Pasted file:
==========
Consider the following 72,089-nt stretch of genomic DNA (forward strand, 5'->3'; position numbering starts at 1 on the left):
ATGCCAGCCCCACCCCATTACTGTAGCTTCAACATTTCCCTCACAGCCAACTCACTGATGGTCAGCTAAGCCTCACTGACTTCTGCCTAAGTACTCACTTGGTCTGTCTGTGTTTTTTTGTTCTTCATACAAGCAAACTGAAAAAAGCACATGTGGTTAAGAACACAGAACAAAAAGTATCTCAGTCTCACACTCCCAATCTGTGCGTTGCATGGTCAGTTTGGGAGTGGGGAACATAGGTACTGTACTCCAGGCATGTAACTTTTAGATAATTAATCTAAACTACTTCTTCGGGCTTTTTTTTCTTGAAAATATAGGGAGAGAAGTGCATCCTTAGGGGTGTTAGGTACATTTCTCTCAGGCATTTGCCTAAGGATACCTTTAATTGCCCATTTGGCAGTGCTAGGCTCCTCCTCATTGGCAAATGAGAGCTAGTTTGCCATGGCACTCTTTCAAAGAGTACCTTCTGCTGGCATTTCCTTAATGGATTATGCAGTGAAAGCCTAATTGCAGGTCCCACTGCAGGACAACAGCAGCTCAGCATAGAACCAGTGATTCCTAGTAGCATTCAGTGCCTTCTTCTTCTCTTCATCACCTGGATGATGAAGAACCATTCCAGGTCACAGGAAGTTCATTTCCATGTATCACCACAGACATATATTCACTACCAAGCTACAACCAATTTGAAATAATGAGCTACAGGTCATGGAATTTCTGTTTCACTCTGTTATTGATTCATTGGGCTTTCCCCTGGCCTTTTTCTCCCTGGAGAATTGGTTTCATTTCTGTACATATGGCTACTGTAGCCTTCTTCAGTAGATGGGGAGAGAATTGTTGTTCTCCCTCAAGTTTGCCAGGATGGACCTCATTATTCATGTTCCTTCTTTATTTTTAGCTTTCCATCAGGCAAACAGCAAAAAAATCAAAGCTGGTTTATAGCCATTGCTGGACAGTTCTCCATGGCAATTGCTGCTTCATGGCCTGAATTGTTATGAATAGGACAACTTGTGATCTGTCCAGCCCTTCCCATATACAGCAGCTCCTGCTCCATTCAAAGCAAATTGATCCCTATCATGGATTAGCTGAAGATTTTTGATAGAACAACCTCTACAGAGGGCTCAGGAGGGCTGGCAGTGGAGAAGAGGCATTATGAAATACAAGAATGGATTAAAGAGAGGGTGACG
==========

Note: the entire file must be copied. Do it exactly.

Consider the following 72,089-nt stretch of genomic DNA (forward strand, 5'->3'; position numbering starts at 1 on the left):
ATGCCAGCCCCACCCCATTACTGTAGCTTCAACATTTCCCTCACAGCCAACTCACTGATGGTCAGCTAAGCCTCACTGACTTCTGCCTAAGTACTCACTTGGTCTGTCTGTGTTTTTTTGTTCTTCATACAAGCAAACTGAAAAAAGCACATGTGGTTAAGAACACAGAACAAAAAGTATCTCAGTCTCACACTCCCAATCTGTGCGTTGCATGGTCAGTTTGGGAGTGGGGAACATAGGTACTGTACTCCAGGCATGTAACTTTTAGATAATTAATCTAAACTACTTCTTCGGGCTTTTTTTTCTTGAAAATATAGGGAGAGAAGTGCATCCTTAGGGGTGTTAGGTACATTTCTCTCAGGCATTTGCCTAAGGATACCTTTAATTGCCCATTTGGCAGTGCTAGGCTCCTCCTCATTGGCAAATGAGAGCTAGTTTGCCATGGCACTCTTTCAAAGAGTACCTTCTGCTGGCATTTCCTTAATGGATTATGCAGTGAAAGCCTAATTGCAGGTCCCACTGCAGGACAACAGCAGCTCAGCATAGAACCAGTGATTCCTAGTAGCATTCAGTGCCTTCTTCTTCTCTTCATCACCTGGATGATGAAGAACCATTCCAGGTCACAGGAAGTTCATTTCCATGTATCACCACAGACATATATTCACTACCAAGCTACAACCAATTTGAAATAATGAGCTACAGGTCATGGAATTTCTGTTTCACTCTGTTATTGATTCATTGGGCTTTCCCCTGGCCTTTTTCTCCCTGGAGAATTGGTTTCATTTCTGTACATATGGCTACTGTAGCCTTCTTCAGTAGATGGGGAGAGAATTGTTGTTCTCCCTCAAGTTTGCCAGGATGGACCTCATTATTCATGTTCCTTCTTTATTTTTAGCTTTCCATCAGGCAAACAGCAAAAAAATCAAAGCTGGTTTATAGCCATTGCTGGACAGTTCTCCATGGCAATTGCTGCTTCATGGCCTGAATTGTTATGAATAGGACAACTTGTGATCTGTCCAGCCCTTCCCATATACAGCAGCTCCTGCTCCATTCAAAGCAAATTGATCCCTATCATGGATTAGCTGAAGATTTTTGATAGAACAACCTCTACAGAGGGCTCAGGAGGGCTGGCAGTGGAGAAGAGGCATTATGAAATACAAGAATGGATTAAAGAGAGGGTGACG